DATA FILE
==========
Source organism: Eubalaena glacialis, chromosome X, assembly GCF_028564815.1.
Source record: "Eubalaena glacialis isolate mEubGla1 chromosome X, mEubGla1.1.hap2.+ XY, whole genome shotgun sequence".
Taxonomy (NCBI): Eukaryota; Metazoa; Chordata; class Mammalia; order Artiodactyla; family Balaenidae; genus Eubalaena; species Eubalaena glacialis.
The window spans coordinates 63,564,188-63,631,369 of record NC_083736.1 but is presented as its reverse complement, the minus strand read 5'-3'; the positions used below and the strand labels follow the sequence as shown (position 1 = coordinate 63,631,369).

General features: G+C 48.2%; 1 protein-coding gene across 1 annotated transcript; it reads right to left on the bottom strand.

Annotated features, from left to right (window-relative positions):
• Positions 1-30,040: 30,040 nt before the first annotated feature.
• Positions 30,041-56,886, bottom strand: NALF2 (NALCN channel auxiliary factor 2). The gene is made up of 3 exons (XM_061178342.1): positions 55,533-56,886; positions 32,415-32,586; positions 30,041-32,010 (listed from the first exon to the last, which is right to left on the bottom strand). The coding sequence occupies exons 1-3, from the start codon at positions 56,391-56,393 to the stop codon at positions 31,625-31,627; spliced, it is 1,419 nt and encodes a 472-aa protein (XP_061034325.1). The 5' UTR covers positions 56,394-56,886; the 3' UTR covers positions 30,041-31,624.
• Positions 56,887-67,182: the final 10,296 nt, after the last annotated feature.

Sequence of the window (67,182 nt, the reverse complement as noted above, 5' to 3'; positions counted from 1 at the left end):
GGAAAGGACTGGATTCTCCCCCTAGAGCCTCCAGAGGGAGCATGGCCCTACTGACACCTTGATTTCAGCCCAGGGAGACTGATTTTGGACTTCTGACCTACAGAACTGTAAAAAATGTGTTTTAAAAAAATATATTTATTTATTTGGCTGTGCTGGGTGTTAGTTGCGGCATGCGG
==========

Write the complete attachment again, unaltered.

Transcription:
Source organism: Eubalaena glacialis, chromosome X, assembly GCF_028564815.1.
Source record: "Eubalaena glacialis isolate mEubGla1 chromosome X, mEubGla1.1.hap2.+ XY, whole genome shotgun sequence".
Taxonomy (NCBI): Eukaryota; Metazoa; Chordata; class Mammalia; order Artiodactyla; family Balaenidae; genus Eubalaena; species Eubalaena glacialis.
The window spans coordinates 63,564,188-63,631,369 of record NC_083736.1 but is presented as its reverse complement, the minus strand read 5'-3'; the positions used below and the strand labels follow the sequence as shown (position 1 = coordinate 63,631,369).

General features: G+C 48.2%; 1 protein-coding gene across 1 annotated transcript; it reads right to left on the bottom strand.

Annotated features, from left to right (window-relative positions):
• Positions 1-30,040: 30,040 nt before the first annotated feature.
• Positions 30,041-56,886, bottom strand: NALF2 (NALCN channel auxiliary factor 2). The gene is made up of 3 exons (XM_061178342.1): positions 55,533-56,886; positions 32,415-32,586; positions 30,041-32,010 (listed from the first exon to the last, which is right to left on the bottom strand). The coding sequence occupies exons 1-3, from the start codon at positions 56,391-56,393 to the stop codon at positions 31,625-31,627; spliced, it is 1,419 nt and encodes a 472-aa protein (XP_061034325.1). The 5' UTR covers positions 56,394-56,886; the 3' UTR covers positions 30,041-31,624.
• Positions 56,887-67,182: the final 10,296 nt, after the last annotated feature.

Sequence of the window (67,182 nt, the reverse complement as noted above, 5' to 3'; positions counted from 1 at the left end):
GGAAAGGACTGGATTCTCCCCCTAGAGCCTCCAGAGGGAGCATGGCCCTACTGACACCTTGATTTCAGCCCAGGGAGACTGATTTTGGACTTCTGACCTACAGAACTGTAAAAAATGTGTTTTAAAAAAATATATTTATTTATTTGGCTGTGCTGGGTGTTAGTTGCGGCATGCGG